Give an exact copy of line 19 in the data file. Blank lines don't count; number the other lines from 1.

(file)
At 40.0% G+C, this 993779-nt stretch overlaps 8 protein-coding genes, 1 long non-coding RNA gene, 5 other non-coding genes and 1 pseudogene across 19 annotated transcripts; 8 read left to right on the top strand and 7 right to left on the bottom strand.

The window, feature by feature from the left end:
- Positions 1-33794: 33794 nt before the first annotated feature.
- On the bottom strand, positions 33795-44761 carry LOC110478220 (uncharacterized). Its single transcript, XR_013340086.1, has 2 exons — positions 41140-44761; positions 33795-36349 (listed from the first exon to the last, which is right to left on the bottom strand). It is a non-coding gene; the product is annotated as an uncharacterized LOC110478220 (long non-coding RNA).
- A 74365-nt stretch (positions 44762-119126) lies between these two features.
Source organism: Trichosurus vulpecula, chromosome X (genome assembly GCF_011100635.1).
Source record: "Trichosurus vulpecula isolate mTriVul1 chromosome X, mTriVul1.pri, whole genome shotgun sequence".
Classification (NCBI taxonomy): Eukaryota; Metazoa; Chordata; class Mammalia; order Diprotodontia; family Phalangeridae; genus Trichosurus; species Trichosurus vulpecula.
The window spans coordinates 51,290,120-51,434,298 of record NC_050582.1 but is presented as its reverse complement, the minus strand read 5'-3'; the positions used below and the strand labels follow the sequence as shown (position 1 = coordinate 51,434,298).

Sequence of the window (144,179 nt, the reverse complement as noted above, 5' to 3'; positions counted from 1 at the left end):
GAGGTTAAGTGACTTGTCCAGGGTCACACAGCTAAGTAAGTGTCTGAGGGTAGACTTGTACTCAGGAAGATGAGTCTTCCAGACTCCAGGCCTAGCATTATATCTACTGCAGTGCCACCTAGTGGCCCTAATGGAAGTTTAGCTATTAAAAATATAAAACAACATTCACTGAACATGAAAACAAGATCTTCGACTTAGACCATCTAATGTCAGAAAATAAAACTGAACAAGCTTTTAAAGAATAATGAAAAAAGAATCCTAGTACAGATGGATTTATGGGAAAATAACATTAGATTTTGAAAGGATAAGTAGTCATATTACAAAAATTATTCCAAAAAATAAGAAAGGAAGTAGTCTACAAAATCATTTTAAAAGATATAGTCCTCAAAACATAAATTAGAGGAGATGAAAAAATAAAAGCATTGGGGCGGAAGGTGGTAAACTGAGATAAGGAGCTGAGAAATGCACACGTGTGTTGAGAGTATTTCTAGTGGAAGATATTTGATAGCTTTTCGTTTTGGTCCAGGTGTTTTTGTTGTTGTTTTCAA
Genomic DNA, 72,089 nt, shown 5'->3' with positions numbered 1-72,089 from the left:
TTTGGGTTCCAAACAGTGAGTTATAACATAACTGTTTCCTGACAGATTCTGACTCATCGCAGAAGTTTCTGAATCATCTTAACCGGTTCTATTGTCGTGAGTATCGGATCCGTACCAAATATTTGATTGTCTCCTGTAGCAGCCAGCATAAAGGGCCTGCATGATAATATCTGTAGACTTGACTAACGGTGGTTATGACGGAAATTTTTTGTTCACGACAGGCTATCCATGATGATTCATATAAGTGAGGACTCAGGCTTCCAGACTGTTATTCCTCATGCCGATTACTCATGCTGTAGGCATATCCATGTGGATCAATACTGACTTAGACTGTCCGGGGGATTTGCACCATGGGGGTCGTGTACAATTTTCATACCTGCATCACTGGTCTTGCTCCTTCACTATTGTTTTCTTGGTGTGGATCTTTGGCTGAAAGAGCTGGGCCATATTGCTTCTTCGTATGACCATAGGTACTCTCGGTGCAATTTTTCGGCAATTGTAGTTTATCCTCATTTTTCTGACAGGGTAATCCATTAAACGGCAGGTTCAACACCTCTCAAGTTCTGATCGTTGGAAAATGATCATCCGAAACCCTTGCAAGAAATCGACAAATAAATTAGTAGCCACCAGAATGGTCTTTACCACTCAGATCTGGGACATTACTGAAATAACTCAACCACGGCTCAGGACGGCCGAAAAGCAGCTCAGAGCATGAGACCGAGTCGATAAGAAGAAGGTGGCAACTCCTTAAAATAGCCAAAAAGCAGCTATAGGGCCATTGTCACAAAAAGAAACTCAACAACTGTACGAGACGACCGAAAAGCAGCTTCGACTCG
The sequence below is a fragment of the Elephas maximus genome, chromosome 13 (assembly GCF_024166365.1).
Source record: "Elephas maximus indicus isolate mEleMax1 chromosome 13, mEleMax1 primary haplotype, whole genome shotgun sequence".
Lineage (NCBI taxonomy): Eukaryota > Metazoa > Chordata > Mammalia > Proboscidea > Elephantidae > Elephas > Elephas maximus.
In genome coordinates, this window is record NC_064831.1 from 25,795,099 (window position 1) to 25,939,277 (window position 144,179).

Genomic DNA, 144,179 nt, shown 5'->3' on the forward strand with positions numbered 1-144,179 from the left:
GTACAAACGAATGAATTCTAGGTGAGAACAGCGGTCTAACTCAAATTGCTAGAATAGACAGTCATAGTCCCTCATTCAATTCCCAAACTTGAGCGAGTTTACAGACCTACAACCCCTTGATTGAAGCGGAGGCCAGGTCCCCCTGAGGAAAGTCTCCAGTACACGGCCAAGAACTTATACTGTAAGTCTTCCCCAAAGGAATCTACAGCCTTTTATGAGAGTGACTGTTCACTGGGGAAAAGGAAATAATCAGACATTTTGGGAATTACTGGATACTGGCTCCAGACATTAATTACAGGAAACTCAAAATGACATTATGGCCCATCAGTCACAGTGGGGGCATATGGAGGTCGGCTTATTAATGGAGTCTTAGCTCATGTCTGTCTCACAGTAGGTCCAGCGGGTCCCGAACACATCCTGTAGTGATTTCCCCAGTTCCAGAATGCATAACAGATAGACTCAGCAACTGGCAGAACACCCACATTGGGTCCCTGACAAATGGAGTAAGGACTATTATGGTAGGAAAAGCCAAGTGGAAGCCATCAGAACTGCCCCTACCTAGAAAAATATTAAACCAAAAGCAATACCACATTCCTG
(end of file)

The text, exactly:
GTACAAACGAATGAATTCTAGGTGAGAACAGCGGTCTAACTCAAATTGCTAGAATAGACAGTCATAGTCCCTCATTCAATTCCCAAACTTGAGCGAGTTTACAGACCTACAACCCCTTGATTGAAGCGGAGGCCAGGTCCCCCTGAGGAAAGTCTCCAGTACACGGCCAAGAACTTATACTGTAAGTCTTCCCCAAAGGAATCTACAGCCTTTTATGAGAGTGACTGTTCACTGGGGAAAAGGAAATAATCAGACATTTTGGGAATTACTGGATACTGGCTCCAGACATTAATTACAGGAAACTCAAAATGACATTATGGCCCATCAGTCACAGTGGGGGCATATGGAGGTCGGCTTATTAATGGAGTCTTAGCTCATGTCTGTCTCACAGTAGGTCCAGCGGGTCCCGAACACATCCTGTAGTGATTTCCCCAGTTCCAGAATGCATAACAGATAGACTCAGCAACTGGCAGAACACCCACATTGGGTCCCTGACAAATGGAGTAAGGACTATTATGGTAGGAAAAGCCAAGTGGAAGCCATCAGAACTGCCCCTACCTAGAAAAATATTAAACCAAAAGCAATACCACATTCCTG